Charlatan Cruises Home To Victory At Santa Anita Park
While Will Rogers Downs and Fonner Park enjoy unimagined handle, most of the rest of the thoroughbred racing world waits in limbo. The Keeneland and Churchill spring meets are canceled. NYRA closed Aqueduct early and has no firm plans for how – or even whether – to go forward with the Belmont and Saratoga meets. The authorities in California have shut down Santa Anita and Golden Gate.
At some point – perhaps June, perhaps September – racing will return to some semblance of normality, with or without on-track spectators. By itself, the absence of big crowds doesn’t make a lot of day-to-day difference in total handle; last year only 8.25% of the money bet on the races was actually bet at the track. Attendance does matter, though, for boutique meets like Keeneland, Del Mar and Saratoga, and for big days like the Triple Crown races and the Breeders’ Cup.
When that new normal returns, will there be any horses to race or any trainers left to condition them? The racing industry has been in decline for some time; it has been harder and harder for anyone to make a living at it. Will the current shutdown push tracks, trainers and owners over the edge? My last column looked at the impossible economics of being a public trainer, at least in New York. Today’s piece looks at what those economics are like from the owner’s side. It’s not an encouraging picture.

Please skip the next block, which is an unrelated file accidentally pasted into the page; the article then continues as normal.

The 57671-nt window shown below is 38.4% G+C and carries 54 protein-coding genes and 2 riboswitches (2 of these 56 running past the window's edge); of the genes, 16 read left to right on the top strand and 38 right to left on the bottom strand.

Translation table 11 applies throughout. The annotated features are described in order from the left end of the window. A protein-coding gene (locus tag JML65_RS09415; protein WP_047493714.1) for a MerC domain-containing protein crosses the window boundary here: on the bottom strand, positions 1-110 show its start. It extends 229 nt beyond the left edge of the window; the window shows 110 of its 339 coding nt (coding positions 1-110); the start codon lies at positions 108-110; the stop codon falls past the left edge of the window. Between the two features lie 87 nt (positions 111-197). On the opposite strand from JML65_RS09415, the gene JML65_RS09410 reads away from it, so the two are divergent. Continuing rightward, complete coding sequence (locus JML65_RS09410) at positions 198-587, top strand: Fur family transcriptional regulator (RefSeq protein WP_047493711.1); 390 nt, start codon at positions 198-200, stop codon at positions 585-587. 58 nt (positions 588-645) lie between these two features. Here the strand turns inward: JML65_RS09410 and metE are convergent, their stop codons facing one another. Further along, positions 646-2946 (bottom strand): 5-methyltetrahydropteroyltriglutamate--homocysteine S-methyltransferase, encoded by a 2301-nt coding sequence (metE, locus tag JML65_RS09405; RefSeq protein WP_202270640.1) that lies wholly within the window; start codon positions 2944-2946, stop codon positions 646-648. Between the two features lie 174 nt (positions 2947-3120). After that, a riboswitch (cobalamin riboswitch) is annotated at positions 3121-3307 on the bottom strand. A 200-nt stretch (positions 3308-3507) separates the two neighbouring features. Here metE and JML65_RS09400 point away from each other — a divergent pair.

Let’s start with the broad outlines. Last year, there were 36,207 thoroughbred races in the US. (All these figures come from the Jockey Club Fact Book.). That’s a decline of 51% from 30 years ago, but the US foal crop has declined by 56% in the same period, from more than 44,000 in 1989 to just over 19,000 last year. Those races last year awarded $1.168 billion in purses – a decline of 22% if measured in inflation-adjusted dollars from 1989 – for an average purse, across the entire US, of $32,256.
Let’s do two more pieces of arithmetic. Average field size in the US last year was 7.5 starters per race, and the average horse that raced at all made only 6.18 starts all year – a marked decline from the field size of 8.91 starters per race and the eight starts per horse per year that were normal 30 years ago. Multiplying the average purse by average starts per horse and dividing by starters per race, we get average earnings per horse (that is, each horse that started at least one race in 2019) of $26,579. Now that’s not a terribly helpful figure; it lumps together horses that raced at Les Bois Park in Idaho or Evangeline Downs in Louisiana with those that raced at the rich Keeneland, Saratoga and Kentucky Downs meets. So, let’s say, for the sake of argument, that a horse racing at the NYRA tracks in New York might have at least twice the average earnings of a horse racing in Idaho or Louisiana. In the absence of publicly available NYRA financial statements – NYRA stopped making them public some years ago – it’s difficult to get much more precise than that. So, our typical New York-based horse would earn about $53,000 for the year. How does that compare to the cost of keeping that horse in training?